A couple with an open marriage tells us why it works for them.
- Libby Keatinge, BettyConfidential.com
With couples like Demi Moore and Ashton Kutcher rumored to have open marriages, many of us wonder: how exactly does this structure work? BettyConfidential sat down with "Sandy" and "Jon," a good looking, seemingly normal couple who lives in Pasadena with no children - and who have an open marriage. We asked them all the questions about open marriage that you have all been wondering. Find out how this couple feels about their partner having feelings for someone else and where the sexual encounters go down.
"Sandy," a seemingly conservative blonde, who wore pearls and a sweater to the interview, kicked off giving us the general guidelines of an open relationship. "The most important thing to remember is that there are no universal rules," she says as she holds her husband's hand. She continues to outline that each open marriage has a unique structure and each couple needs to decide for themselves what their individual needs and desires are within the relationship, and what boundaries they are comfortable with. A few things you need to think about before entering into an arrangement like this are:
1. Is the "open" part of your relationship going to consist of bringing third, fourth, partners etc. into your sexual relationship together, or are you wanting the freedom to have sexual partners separate from your main partner?
2. Are you comfortable with your partner having romantic feelings and dates with someone else, or is this purely a sexual thing?
3. Are you allowed to bring people home to your shared home? If so, do you have a separate bedroom? Is the new guest allowed to sleep over?
4. Are you allowed to continue to sleep with the person, or is it only allowed one time?
"Jon," who wears a polo shirt and has slick brown hair continues, "Because this issue deals with emotions so complicated and sometimes taboo, there can be no set rules that can apply across the board to everyone."
BettyConfidential: What are the rules to your open relationship?
S: We each have separate bedrooms in our house, and truthfully we do not have that many rules about it. Of course protection is mandatory, as is regular testing.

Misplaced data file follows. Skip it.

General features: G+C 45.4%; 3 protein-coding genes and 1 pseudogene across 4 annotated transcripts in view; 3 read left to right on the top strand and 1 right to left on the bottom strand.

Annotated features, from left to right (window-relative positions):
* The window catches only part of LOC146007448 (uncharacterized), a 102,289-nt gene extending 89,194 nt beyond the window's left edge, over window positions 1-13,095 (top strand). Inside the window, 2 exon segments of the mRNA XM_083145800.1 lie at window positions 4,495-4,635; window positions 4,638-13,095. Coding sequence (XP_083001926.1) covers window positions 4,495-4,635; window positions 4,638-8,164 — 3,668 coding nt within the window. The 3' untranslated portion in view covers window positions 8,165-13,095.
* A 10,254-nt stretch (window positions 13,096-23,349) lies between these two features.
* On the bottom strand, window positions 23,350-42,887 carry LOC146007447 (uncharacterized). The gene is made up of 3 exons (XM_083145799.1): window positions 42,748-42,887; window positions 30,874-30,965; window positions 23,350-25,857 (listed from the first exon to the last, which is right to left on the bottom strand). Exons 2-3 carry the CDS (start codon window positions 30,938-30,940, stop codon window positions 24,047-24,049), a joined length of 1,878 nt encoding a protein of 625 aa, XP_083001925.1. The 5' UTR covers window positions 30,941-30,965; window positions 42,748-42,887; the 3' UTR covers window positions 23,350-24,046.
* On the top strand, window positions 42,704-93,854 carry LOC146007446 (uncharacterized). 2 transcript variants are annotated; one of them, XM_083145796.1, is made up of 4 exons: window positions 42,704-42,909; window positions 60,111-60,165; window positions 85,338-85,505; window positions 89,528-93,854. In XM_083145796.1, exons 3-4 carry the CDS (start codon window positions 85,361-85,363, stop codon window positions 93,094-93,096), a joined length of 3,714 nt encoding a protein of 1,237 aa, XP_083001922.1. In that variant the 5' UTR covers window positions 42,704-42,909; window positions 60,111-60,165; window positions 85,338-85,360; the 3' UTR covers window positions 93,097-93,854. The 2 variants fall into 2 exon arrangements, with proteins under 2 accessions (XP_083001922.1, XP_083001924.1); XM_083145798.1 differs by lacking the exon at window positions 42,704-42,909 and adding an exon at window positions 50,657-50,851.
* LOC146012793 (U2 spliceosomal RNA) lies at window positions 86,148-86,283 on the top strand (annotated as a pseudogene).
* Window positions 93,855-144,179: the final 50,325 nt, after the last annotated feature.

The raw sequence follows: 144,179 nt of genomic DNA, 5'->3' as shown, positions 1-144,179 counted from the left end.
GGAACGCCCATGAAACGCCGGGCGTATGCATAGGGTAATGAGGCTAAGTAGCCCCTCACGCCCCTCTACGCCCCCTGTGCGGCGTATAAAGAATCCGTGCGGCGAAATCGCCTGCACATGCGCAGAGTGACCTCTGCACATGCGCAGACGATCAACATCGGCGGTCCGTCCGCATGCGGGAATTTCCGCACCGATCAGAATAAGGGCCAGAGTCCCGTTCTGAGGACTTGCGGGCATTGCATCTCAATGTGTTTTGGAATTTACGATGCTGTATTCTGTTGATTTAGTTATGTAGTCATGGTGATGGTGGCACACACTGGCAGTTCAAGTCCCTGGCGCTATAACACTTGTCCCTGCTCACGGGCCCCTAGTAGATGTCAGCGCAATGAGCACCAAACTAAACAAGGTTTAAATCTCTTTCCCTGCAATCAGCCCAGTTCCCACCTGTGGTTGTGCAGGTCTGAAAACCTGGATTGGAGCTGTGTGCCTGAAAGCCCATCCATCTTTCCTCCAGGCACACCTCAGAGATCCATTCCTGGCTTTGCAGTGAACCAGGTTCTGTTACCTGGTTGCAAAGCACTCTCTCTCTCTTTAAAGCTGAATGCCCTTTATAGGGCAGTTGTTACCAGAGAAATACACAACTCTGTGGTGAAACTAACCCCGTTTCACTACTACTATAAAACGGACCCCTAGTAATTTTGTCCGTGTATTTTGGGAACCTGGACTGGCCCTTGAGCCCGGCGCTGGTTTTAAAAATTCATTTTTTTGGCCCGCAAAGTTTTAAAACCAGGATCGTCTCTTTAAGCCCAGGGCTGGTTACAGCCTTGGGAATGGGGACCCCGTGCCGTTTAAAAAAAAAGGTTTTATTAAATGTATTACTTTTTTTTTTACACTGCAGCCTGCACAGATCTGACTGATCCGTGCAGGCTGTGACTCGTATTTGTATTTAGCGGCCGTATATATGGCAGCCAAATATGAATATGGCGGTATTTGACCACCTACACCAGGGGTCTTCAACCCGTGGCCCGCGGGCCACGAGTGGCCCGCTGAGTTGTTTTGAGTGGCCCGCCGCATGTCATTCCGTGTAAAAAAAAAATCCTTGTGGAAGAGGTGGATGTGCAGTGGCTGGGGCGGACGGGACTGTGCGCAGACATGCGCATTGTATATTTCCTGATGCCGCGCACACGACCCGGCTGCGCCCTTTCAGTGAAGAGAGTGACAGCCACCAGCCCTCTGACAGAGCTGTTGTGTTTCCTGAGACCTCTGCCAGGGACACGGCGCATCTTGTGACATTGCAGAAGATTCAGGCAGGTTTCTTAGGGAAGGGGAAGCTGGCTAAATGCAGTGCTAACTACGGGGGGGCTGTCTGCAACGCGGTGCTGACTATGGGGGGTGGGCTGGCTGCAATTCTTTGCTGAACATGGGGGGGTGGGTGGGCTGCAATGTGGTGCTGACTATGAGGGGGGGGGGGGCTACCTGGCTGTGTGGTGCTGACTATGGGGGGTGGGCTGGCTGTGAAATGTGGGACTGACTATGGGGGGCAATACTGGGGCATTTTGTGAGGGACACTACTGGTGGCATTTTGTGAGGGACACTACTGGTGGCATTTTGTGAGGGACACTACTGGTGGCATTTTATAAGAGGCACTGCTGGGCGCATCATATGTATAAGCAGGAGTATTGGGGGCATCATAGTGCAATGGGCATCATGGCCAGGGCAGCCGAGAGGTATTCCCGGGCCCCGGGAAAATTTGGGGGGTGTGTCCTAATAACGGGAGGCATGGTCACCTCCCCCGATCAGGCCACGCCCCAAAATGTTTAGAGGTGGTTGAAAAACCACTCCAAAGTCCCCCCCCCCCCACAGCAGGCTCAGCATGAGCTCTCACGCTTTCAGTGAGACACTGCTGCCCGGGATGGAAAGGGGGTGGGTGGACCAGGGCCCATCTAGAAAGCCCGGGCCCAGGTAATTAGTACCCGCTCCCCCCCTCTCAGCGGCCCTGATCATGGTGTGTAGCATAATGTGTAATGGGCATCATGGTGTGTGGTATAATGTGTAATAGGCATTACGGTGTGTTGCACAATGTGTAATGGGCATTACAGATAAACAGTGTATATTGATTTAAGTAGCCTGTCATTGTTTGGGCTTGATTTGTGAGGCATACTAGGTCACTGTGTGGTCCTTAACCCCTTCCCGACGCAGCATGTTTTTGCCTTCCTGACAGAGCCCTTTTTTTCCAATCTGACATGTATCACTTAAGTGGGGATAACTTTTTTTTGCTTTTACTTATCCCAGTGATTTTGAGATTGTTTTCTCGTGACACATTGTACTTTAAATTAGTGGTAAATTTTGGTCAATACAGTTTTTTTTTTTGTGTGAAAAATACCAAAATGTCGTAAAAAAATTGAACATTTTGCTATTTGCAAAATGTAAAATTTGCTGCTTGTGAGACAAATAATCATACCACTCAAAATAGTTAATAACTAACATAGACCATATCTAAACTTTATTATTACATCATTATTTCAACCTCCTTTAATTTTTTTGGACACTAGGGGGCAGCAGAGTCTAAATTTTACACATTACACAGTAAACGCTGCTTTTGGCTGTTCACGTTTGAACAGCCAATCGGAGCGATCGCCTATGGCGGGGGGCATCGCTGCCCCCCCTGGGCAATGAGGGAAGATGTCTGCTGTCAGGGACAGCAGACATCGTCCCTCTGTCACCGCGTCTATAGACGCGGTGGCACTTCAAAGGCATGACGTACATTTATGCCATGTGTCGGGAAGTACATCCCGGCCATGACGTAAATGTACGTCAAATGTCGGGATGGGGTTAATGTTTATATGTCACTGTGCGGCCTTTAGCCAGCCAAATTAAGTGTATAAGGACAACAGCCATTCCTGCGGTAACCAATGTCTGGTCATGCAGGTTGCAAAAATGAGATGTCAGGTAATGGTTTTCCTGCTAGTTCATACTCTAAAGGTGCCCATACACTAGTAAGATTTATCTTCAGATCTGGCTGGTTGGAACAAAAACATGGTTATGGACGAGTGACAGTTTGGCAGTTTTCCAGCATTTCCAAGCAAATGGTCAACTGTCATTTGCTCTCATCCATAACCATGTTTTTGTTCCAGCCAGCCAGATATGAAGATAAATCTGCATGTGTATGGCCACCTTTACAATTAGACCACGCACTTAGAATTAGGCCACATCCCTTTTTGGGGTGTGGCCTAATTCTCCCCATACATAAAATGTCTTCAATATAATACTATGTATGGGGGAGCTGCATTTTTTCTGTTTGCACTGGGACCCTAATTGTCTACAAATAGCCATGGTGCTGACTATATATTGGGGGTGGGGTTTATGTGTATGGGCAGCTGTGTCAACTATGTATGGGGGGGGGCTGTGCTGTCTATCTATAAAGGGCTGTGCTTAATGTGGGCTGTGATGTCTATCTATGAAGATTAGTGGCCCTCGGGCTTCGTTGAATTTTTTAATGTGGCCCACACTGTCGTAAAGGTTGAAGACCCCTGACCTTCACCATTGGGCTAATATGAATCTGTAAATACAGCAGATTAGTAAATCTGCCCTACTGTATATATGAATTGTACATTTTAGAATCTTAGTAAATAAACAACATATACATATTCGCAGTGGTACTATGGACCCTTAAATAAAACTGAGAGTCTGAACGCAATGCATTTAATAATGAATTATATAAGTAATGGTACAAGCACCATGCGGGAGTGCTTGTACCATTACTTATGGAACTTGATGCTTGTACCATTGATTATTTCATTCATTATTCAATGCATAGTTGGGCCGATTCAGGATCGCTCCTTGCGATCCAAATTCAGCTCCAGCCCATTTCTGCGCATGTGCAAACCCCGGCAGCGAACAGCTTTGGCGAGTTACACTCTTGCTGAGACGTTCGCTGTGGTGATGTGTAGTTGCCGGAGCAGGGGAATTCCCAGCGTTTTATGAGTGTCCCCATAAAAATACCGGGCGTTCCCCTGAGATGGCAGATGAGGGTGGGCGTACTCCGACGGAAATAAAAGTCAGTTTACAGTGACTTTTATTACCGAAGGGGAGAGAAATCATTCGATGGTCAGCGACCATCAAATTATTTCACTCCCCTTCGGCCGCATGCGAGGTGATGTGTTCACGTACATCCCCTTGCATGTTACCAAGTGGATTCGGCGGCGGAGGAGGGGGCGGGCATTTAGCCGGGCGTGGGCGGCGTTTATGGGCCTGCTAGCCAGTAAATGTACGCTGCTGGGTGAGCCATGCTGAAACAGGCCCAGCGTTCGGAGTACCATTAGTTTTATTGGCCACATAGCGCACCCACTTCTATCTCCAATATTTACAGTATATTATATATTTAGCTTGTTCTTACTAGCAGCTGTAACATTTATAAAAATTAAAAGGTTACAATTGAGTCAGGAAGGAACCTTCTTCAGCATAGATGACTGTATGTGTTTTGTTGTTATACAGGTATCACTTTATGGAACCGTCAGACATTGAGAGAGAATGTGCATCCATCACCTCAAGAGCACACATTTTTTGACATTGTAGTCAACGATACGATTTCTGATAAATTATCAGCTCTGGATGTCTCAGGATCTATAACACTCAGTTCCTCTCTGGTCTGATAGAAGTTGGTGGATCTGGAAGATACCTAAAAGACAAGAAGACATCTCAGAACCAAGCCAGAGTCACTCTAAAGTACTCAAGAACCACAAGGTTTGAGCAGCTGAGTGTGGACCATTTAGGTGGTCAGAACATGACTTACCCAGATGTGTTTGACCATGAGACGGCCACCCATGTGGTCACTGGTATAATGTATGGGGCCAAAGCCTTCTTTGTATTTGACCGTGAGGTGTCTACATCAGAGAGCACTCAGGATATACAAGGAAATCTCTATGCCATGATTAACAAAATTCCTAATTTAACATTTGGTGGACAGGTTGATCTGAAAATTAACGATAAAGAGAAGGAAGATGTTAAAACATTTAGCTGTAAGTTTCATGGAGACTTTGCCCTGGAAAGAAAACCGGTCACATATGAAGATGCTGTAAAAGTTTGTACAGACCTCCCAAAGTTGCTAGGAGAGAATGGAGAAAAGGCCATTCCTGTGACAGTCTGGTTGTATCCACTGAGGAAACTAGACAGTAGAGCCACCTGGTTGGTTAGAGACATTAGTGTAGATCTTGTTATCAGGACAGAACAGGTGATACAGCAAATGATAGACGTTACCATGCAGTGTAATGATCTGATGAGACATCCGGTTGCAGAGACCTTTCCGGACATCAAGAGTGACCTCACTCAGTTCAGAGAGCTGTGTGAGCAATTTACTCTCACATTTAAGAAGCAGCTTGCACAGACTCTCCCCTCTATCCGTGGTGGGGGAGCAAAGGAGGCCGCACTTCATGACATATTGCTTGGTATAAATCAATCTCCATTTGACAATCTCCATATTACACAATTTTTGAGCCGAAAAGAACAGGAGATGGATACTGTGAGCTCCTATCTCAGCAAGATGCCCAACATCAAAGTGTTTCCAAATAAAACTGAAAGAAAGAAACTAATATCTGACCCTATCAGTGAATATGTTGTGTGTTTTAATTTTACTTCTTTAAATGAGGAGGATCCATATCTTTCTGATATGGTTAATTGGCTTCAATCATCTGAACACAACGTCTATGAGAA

J: I don't have any problems with whatever Sandy wants to do. It turns me on knowing that she is excited and happy, which just strengthens our own bond.
What if you have a date with someone else, but your husband needs you to go do something with him?
S: It would depend on the situation. It would be like anything else really. If you had plans to get together with your girlfriend, and your husband wanted you for something- what would you do? It would depend on how urgent what he needed me for was. If he needs me to go pick up some chips and beer for his boys poker game, then I am keeping my date. If he needs me to go with him to visit his mother in the hospital, then obviously I will cancel my date and be there for him.
J: As cliche as it sounds, it all comes down to the Golden Rule: treat others as you would want to be treated.
Do you have to tell about all of your other partners, or is it just open?
J: We have found that for us, a pretty open dialogue works best. Now I am not saying that this is the easiest thing to accomplish. In the beginning, it def took some hard work, hurt feelings, and acceptance.
S: But once we got past that, we kind of entered a higher place that I feel a lot of "normal" couples don't get to achieve. Once you are able to be truly honest with your mate, it kind of transcends your relationship to an elevated place. That kind of honesty brings with it a bond that is very strong.
J: But in answer to your question, yes we do tell each other about our other partners.
S: Well it is kind of hard to hide when I can hear them in the next room! (both giggle)
What are some of the potential problems that can happen?
S: Well, of course the main one is jealousy and insecurity. But like I mentioned before, the ultimate goal is to transcend past these feelings. And in order to do that, I think you have to make sure that you are extremely sensitive to each other's feelings, wants and desires, and take care of each other.
J: Yes, Sandy and I have each other's backs. We both understand that it is not human nature to be monogamous with one person for life. But as we love each other, we want to stay together for life; so new solutions needed to be made.
S: People can be so judgmental and hypocritical, but these same people are the ones who have secret mistresses and even families, and live lives of deceit, which often times sets them up on a downward spiral that affects other areas of their lives and their families' lives as well.
Why does this type of situation work for you?
J: Well, I think like everything else in life, it works because we work at it. There is not some magic pill we can take that makes us immune from problems, fights, and insecurities. But we take it day by day, situation by situation, and grow individually and together.
S: I also think it mainly works because we are being honest about our sexuality and needs. It is a big world out there, with lots of things to experience, and I feel a lot of people in this world end up in long term committed relationships and feel trapped. Having the freedom to go out and experience different people, have different lovers and the thrill and excitement that comes with that, while still being able to be in love with someone, have a strong relationship and the security and trust and love that comes with that, really gives you the best of all worlds.
Libby Keatinge is a senior editor at BettyConfidential.To read more from BettyConfidential:
Does Open Marriage Have Its Privileges?
Sex Terms You Should Know: Party Lingo
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